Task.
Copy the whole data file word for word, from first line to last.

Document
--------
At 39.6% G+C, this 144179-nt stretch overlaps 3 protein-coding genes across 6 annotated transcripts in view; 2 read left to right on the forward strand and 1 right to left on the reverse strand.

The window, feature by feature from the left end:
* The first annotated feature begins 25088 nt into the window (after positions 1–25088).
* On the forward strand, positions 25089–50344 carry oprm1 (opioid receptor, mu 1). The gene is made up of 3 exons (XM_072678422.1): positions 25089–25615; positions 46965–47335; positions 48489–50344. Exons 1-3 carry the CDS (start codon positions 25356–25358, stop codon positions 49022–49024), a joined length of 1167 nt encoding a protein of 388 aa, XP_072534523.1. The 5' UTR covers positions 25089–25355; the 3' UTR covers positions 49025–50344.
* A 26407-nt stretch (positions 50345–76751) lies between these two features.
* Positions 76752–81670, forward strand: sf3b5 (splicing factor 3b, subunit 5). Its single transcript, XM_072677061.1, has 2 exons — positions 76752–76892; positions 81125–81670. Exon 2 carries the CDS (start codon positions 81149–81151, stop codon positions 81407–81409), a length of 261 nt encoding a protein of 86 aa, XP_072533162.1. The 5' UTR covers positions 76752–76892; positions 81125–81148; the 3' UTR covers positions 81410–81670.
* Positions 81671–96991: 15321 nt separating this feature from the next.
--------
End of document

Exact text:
At 39.6% G+C, this 144179-nt stretch overlaps 3 protein-coding genes across 6 annotated transcripts in view; 2 read left to right on the forward strand and 1 right to left on the reverse strand.

The window, feature by feature from the left end:
* The first annotated feature begins 25088 nt into the window (after positions 1–25088).
* On the forward strand, positions 25089–50344 carry oprm1 (opioid receptor, mu 1). The gene is made up of 3 exons (XM_072678422.1): positions 25089–25615; positions 46965–47335; positions 48489–50344. Exons 1-3 carry the CDS (start codon positions 25356–25358, stop codon positions 49022–49024), a joined length of 1167 nt encoding a protein of 388 aa, XP_072534523.1. The 5' UTR covers positions 25089–25355; the 3' UTR covers positions 49025–50344.
* A 26407-nt stretch (positions 50345–76751) lies between these two features.
* Positions 76752–81670, forward strand: sf3b5 (splicing factor 3b, subunit 5). Its single transcript, XM_072677061.1, has 2 exons — positions 76752–76892; positions 81125–81670. Exon 2 carries the CDS (start codon positions 81149–81151, stop codon positions 81407–81409), a length of 261 nt encoding a protein of 86 aa, XP_072533162.1. The 5' UTR covers positions 76752–76892; positions 81125–81148; the 3' UTR covers positions 81410–81670.
* Positions 81671–96991: 15321 nt separating this feature from the next.